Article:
The Process 

Getting divorced is a process.  It can be fast for some and slow for others. In any case, there are certain steps that are required in most divorces. 

"Filing for Divorce"

The first step is filing a petition for divorce.  After doing this you can say you "filed for divorce," but what you've actually done is file a lawsuit that will end a legal partnership (your marriage).  When you file the petition with the clerk of the court, you'll also have to make sure that your spouse gets a copy and notice ("citation") from the court letting them know they've been sued. 


In some cases your spouse may agree not be notified when things happen in the suit for divorce, allowing the process to proceed smoothly and quickly.  If your spouse chooses this option they're agreeing to a "waiver of service."  Your spouse may choose not to be notified if the two of you have already agreed to the terms of the divorce and want to get it over with as soon as possible.  If your spouse wants to waive service they can sign a waiver after you've filed for divorce, then return a notarized copy of the waiver to the clerk of the court. 

The Answer

If your spouse doesn't waive service, they have several options once they receive their copy of the petition for divorce.  First, they can file an answer generally denying the claims you've made in your petition.  By filing a general denial your spouse is forcing you to prove any and all legal claims contained in your petition for divorce.  Second, in addition to filing an answer generally denying the claims in your petition, your spouse may also choose to file their own petition for divorce.  This is called a counter-suit and their petition is called the "counter-petition."  Filing a counter-petition allows your spouse to state their own legal claims for divorce and requests from the court.  Third, your spouse could completely ignore the petition, not file anything in response, thus allowing you to file for a default judgement when the time comes. 

Temporary Orders

Because finalizing a divorce typically takes time, courts will often grant temporary orders protecting the parties, their children, and their property.  Common requests for temporary orders include sole use and possession of the house, child support, custody and visitation, and dividing the bills and debts between the spouses.  You can request temporary orders at any time during the divorce, although it's common to request them at the time of filing.  Roughly two weeks after requesting temporary orders, the court will hold a hearing to determine whether to grant your request.  This is often one of the most important steps in the process for your divorce--when a court considers your final decree, they'll look to see if there were temporary orders in the case.  Final decrees for divorce often contain orders resembling the temporary orders granted in the case. 

You may be in a situation where you fear for the immediate safety and protection of you and your children.  In this case you'll want to file for a Temporary Restraining Order ("TRO").  TROs are intended to provide immediate protection in the time before a court can hold a full hearing.  TROs go into effect as soon as your spouse receives them and remain in effect until a temporary orders hearing can be held.  The TRO won't remain in effect after the temporary orders hearing, although the court can grant similar temporary orders that last until the divorce is finalized.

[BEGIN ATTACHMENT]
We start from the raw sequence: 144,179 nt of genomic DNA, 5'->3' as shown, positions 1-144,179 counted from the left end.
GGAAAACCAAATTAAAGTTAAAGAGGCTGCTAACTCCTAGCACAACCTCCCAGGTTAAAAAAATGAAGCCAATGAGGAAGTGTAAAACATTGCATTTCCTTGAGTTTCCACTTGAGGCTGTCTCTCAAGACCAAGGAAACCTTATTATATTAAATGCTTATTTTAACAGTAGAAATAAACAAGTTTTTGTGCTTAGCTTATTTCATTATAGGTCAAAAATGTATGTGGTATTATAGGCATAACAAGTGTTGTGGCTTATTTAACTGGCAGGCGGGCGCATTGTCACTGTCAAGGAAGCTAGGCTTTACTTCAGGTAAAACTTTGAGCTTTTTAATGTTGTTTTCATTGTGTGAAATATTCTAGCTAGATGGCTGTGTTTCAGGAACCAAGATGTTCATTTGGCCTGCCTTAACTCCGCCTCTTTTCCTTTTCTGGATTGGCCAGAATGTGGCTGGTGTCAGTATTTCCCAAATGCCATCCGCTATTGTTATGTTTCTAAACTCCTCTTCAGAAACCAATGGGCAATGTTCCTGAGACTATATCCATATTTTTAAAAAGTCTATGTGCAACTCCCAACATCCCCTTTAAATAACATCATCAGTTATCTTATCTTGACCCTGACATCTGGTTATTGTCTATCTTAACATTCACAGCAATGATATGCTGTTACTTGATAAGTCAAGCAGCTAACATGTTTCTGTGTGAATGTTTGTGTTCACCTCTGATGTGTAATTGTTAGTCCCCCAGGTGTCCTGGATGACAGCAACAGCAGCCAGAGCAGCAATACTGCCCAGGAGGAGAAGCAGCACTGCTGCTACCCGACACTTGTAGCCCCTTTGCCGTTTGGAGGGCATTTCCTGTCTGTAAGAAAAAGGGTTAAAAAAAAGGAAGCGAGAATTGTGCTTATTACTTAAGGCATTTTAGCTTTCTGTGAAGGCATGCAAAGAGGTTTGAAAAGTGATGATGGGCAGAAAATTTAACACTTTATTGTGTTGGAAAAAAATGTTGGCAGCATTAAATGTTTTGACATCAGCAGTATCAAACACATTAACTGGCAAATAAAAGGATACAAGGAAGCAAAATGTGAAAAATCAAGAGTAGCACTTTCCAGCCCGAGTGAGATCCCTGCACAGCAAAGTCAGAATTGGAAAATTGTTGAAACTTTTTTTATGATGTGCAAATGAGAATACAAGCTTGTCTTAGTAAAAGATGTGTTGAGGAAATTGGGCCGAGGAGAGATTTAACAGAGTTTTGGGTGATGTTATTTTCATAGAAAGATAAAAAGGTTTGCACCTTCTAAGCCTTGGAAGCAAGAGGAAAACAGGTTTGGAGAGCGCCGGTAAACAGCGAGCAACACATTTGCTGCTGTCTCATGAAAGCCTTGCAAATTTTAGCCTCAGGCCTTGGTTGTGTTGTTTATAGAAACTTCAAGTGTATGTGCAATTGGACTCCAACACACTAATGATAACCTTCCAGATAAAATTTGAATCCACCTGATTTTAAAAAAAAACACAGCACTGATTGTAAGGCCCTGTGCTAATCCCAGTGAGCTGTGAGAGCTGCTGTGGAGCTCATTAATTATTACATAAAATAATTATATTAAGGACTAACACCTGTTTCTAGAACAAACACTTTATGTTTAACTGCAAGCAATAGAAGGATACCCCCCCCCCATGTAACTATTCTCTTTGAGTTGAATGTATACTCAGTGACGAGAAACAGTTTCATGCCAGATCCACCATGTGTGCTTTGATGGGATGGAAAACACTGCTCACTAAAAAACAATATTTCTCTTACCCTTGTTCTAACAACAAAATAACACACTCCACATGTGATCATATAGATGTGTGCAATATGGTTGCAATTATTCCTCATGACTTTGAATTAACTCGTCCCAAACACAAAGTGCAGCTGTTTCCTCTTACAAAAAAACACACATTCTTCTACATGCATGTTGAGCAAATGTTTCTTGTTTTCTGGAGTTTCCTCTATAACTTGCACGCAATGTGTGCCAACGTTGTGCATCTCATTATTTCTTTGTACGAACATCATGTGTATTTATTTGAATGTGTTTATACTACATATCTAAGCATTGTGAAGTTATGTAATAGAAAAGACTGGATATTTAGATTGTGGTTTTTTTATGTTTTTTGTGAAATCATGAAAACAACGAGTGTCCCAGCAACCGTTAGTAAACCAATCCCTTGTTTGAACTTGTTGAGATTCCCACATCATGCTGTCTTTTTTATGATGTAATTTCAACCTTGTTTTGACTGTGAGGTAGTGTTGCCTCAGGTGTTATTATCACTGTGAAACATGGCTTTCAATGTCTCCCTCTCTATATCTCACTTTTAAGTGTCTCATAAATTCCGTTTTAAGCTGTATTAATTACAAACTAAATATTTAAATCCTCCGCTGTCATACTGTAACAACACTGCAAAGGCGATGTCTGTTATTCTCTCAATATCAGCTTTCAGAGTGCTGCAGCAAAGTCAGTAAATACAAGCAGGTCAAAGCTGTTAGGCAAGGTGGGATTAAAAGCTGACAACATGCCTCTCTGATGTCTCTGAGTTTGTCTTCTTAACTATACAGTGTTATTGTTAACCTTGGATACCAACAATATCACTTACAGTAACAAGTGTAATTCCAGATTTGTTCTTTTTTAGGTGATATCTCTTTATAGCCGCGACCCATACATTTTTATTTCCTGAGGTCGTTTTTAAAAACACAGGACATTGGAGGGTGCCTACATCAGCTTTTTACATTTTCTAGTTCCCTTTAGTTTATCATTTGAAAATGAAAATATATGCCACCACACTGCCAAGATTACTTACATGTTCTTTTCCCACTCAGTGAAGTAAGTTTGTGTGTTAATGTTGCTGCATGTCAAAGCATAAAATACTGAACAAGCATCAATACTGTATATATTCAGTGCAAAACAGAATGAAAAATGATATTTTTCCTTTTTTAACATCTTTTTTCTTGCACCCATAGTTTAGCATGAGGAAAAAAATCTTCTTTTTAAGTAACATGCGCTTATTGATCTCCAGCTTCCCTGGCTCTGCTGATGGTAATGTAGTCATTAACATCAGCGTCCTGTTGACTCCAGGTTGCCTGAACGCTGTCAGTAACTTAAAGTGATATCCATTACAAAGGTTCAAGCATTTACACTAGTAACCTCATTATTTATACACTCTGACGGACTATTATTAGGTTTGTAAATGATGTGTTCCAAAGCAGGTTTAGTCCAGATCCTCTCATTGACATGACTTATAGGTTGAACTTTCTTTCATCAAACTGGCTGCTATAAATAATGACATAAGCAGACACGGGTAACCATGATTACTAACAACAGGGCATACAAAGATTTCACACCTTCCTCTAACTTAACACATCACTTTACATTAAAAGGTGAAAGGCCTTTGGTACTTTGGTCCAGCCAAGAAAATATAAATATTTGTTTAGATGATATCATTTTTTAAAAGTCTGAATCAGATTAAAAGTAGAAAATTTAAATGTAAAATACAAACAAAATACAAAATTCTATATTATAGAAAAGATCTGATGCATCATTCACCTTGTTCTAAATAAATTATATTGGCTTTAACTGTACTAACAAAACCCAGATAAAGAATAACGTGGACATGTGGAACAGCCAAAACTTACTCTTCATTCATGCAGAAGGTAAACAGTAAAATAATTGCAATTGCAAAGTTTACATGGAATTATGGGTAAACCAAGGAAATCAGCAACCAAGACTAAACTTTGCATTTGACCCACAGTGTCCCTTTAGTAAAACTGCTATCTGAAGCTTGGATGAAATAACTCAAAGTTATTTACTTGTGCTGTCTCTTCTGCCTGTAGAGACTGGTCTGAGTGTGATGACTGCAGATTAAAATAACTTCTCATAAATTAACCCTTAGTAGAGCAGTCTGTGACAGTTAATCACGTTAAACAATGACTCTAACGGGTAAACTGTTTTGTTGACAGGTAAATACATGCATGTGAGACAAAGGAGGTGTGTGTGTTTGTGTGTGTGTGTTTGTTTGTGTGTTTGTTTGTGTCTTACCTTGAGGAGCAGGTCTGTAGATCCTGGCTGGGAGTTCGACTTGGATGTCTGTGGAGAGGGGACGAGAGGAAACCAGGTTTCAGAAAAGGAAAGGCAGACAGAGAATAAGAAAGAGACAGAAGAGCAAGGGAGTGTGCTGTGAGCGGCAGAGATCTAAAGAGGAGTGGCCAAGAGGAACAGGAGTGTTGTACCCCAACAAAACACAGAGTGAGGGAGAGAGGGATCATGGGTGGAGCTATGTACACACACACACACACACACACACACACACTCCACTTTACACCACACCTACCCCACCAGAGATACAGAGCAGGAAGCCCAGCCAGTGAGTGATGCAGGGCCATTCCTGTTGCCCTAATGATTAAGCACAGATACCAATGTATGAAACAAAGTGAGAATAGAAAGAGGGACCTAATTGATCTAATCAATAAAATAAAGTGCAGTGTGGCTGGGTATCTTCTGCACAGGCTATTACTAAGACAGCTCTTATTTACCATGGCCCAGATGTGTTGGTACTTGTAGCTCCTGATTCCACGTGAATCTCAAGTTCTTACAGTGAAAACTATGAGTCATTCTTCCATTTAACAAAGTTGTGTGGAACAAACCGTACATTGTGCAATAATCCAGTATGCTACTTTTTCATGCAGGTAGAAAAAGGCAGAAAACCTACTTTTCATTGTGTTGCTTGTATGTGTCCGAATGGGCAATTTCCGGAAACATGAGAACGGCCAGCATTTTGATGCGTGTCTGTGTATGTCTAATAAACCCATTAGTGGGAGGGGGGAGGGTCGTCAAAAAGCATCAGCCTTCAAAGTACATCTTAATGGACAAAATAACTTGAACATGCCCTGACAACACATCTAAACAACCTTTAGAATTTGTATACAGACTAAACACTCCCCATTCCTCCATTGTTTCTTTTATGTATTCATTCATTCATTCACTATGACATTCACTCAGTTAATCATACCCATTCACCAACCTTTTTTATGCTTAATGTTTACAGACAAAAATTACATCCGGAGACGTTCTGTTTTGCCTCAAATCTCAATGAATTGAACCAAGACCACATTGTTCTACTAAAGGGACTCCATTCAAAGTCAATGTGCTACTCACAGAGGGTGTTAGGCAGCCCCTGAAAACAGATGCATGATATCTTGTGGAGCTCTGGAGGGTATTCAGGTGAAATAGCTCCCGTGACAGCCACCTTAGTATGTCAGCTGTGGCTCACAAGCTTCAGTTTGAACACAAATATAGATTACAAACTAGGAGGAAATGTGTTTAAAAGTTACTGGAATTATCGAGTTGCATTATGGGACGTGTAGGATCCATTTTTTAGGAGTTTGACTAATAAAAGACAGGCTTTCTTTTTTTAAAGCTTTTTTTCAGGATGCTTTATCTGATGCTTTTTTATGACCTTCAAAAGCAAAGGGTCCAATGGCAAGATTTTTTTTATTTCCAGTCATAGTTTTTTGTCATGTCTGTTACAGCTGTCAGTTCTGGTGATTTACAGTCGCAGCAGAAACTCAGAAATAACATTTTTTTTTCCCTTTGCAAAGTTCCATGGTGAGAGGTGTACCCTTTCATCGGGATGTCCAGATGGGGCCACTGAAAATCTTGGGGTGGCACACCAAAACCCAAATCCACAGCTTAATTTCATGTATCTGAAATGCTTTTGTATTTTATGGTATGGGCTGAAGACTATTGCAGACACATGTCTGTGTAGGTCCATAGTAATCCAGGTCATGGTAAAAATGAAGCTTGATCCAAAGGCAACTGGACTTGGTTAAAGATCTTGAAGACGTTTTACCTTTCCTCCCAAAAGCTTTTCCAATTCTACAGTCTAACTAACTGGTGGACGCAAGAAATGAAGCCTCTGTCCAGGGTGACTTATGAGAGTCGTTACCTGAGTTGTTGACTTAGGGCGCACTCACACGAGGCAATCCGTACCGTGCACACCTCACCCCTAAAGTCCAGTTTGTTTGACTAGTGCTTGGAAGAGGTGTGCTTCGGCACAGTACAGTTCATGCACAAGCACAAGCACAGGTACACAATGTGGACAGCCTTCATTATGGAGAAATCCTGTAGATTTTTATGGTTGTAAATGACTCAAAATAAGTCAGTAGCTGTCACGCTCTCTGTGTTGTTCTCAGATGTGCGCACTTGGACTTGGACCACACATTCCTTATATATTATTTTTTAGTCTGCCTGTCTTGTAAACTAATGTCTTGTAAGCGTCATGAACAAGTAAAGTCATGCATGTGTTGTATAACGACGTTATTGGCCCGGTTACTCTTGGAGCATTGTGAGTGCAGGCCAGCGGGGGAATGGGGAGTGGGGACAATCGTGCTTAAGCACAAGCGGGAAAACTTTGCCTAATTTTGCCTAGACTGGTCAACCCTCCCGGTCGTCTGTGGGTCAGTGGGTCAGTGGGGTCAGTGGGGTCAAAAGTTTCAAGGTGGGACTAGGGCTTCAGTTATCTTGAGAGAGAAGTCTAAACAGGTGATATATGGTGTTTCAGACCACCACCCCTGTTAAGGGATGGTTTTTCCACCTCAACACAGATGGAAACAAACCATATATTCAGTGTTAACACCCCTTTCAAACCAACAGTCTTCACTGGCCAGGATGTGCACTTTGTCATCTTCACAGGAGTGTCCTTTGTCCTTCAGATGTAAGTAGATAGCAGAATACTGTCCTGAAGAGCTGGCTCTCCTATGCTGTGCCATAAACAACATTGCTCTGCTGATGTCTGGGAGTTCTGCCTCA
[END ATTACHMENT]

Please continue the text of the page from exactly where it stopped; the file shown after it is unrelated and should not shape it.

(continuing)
This is the time during the divorce for information gathering.  You will have the opportunity to request certain information, such as tax documents, pay stubs, mortgage documents, bank records, medical bills, and other information relevant to finances, property, and custody.  You will also be permitted to ask your spouse certain questions and they'll have to answer truthfully under oath.  The information collected helps paint a clear picture of exactly what there is to divide between you and your spouse, which can be very valuable when calculating the division of property and custody for the final decree. 


Most suits for divorce end with the parties settling.  A common, last-attempt at settling is mediation, which is required in certain counties (Travis) and strongly encouraged in others.  You might think that settling or mediating with your spouse is the very last thing you want to do.  I understand.  But in all sincerity, there's value in at least attempting to reach a settlement that you actually agree to instead of throwing yourself on the mercy of the court hoping they'll decide things in your favor.  One significant benefit to settling is that you have a say in the outcome of the agreement, rather than just providing your suggestions and reasons to the judge or jury for them to decide.  When a settlement is reached in mediation it's called a Mediated Settlement Agreement ("MSA").  If you reach a MSA, you put the terms of the agreement into a final decree and give it to the judge to sign. 


The final decree officially grants the divorce and lists the terms, such as how property and debt is to be divided and who gets the children when.  As mentioned, the final decree is typically the product of a settlement, but if you and your spouse can't agree to a settlement then a hearing will be held for both of you to present your evidence to the judge or a jury.  At the conclusion of the hearing, decisions are made about all contested matters and the divorce is granted, then either you or your spouse will have your attorney draft the final decree for the judge to sign.  When the decree is signed, your divorce is final and any changes or modifications must be made by initiating a new process an entirely new process.

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